Federal Government Approves EVMS, Norfolk, Va., Contract Regarding Administration of Ryan White Funds
The federal government on Friday approved a contract between the city of Norfolk, Va., and the Eastern Virginia Medical School regarding the administration of Ryan White CARE Act funds, and officials hope that the new agreement will allow the school to reopen its regional HIV/AIDS clinics, the Virginian-Pilot reports (Minium, Virginian-Pilot, 7/1). EVMS and Norfolk officials early last month announced that they had reached a tentative agreement to reopen six of the seven clinics in the region that serve approximately 400 patients. A contract dispute between the parties regarding billing practices resulted in the revocation of the clinics' Ryan White funds on April 11. EVMS clinics were using a billing method in which doctors received a set fee for each patient, a practice that is reportedly not allowed under federal government regulations. As a result, the clinics lost their Ryan White money and had to cease operations (Kaiser Daily HIV/AIDS Report, 6/3). City Manager Regina Williams on Friday signed the contract and EVMS spokesperson Doug Gardner said that EVMS officials were expected to review and sign the contract yesterday. Federal officials took three weeks longer than originally stated to approve the contract (Virginian-Pilot, 7/1).
Clinics To Reopen 'Soon'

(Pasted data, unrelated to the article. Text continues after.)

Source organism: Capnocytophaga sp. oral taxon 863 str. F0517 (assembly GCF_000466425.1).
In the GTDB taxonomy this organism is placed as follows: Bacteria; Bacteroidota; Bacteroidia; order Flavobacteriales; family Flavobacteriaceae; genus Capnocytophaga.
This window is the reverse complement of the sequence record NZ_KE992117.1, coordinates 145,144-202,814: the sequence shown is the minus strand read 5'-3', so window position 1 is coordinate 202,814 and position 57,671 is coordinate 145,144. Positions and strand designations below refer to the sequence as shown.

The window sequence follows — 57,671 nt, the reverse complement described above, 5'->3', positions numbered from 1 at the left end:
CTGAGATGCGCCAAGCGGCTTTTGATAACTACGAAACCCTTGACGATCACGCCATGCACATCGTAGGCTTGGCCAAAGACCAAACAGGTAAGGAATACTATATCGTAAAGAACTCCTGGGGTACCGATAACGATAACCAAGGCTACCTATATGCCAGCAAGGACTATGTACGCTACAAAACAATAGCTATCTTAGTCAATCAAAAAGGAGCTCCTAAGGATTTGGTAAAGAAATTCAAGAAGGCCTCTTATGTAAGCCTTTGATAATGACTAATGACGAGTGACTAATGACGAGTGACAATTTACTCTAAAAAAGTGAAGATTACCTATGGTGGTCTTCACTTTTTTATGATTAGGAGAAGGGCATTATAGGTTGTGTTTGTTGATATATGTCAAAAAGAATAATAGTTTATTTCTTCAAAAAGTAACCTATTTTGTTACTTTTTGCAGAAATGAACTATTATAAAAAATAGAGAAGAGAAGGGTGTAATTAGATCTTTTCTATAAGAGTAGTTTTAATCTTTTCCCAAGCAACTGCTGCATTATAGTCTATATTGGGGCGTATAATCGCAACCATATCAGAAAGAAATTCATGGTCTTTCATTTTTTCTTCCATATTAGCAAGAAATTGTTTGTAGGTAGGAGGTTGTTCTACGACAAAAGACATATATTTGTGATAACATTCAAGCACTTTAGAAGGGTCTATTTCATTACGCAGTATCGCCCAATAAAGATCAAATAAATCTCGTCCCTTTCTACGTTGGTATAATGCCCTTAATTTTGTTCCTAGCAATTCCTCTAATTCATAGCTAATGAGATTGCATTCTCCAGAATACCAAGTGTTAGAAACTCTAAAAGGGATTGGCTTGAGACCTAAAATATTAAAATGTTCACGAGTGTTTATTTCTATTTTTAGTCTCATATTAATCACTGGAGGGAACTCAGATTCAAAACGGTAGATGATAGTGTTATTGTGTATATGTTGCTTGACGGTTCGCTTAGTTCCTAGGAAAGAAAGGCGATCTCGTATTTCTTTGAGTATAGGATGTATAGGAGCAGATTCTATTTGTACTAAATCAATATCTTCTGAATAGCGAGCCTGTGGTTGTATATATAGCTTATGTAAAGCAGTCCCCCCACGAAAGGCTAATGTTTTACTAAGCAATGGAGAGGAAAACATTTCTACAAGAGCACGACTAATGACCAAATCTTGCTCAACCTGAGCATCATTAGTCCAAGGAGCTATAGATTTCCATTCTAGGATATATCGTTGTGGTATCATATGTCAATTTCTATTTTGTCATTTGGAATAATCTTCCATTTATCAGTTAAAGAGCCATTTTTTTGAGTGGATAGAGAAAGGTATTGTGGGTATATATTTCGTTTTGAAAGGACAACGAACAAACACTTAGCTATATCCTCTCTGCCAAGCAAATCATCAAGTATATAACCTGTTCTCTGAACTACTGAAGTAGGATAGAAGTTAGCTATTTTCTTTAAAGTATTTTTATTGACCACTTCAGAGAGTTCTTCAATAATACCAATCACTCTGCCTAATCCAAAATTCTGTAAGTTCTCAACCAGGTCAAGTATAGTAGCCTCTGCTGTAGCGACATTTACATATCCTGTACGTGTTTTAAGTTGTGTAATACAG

Over the past four years, Norfolk has failed to spend an average of $1 million per year from Title I Ryan White funds, and an estimated 900 local residents living with HIV are not receiving care. Only two metropolitan areas out of the 51 that received funds under Title I spent a smaller percentage of their funding in the fiscal year that ended Feb. 28, 2002, than Norfolk. AIDS advocates have accused the city of making the administration of Ryan White funding more complicated than it needs to be (Kaiser Daily HIV/AIDS Report, 6/3). Tommy Bennett, a member of the Ryan White planning council that advises the city on AIDS treatment priorities, said, "There has been no shortage of funds, which makes you wonder why they would jeopardize lives [by closing the clinics]." He added that "the good news is that the clinics will reopen soon, and people will begin receiving care that could prolong their lives." Gardner said that he was not sure when the clinics would reopen but added that he hoped it would be soon (Virginian-Pilot, 7/1).